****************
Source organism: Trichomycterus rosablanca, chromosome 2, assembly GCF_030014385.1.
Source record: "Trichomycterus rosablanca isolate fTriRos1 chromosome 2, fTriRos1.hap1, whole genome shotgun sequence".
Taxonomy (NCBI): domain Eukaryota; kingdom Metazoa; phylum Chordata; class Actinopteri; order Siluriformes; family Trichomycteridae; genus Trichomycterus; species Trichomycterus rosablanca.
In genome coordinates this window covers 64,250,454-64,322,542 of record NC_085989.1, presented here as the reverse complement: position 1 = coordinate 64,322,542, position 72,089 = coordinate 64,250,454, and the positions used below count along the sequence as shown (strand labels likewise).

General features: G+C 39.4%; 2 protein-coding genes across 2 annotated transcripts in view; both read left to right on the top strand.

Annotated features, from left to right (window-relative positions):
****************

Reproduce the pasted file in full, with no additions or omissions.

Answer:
Source organism: Trichomycterus rosablanca, chromosome 2, assembly GCF_030014385.1.
Source record: "Trichomycterus rosablanca isolate fTriRos1 chromosome 2, fTriRos1.hap1, whole genome shotgun sequence".
Taxonomy (NCBI): domain Eukaryota; kingdom Metazoa; phylum Chordata; class Actinopteri; order Siluriformes; family Trichomycteridae; genus Trichomycterus; species Trichomycterus rosablanca.
In genome coordinates this window covers 64,250,454-64,322,542 of record NC_085989.1, presented here as the reverse complement: position 1 = coordinate 64,322,542, position 72,089 = coordinate 64,250,454, and the positions used below count along the sequence as shown (strand labels likewise).

General features: G+C 39.4%; 2 protein-coding genes across 2 annotated transcripts in view; both read left to right on the top strand.

Annotated features, from left to right (window-relative positions):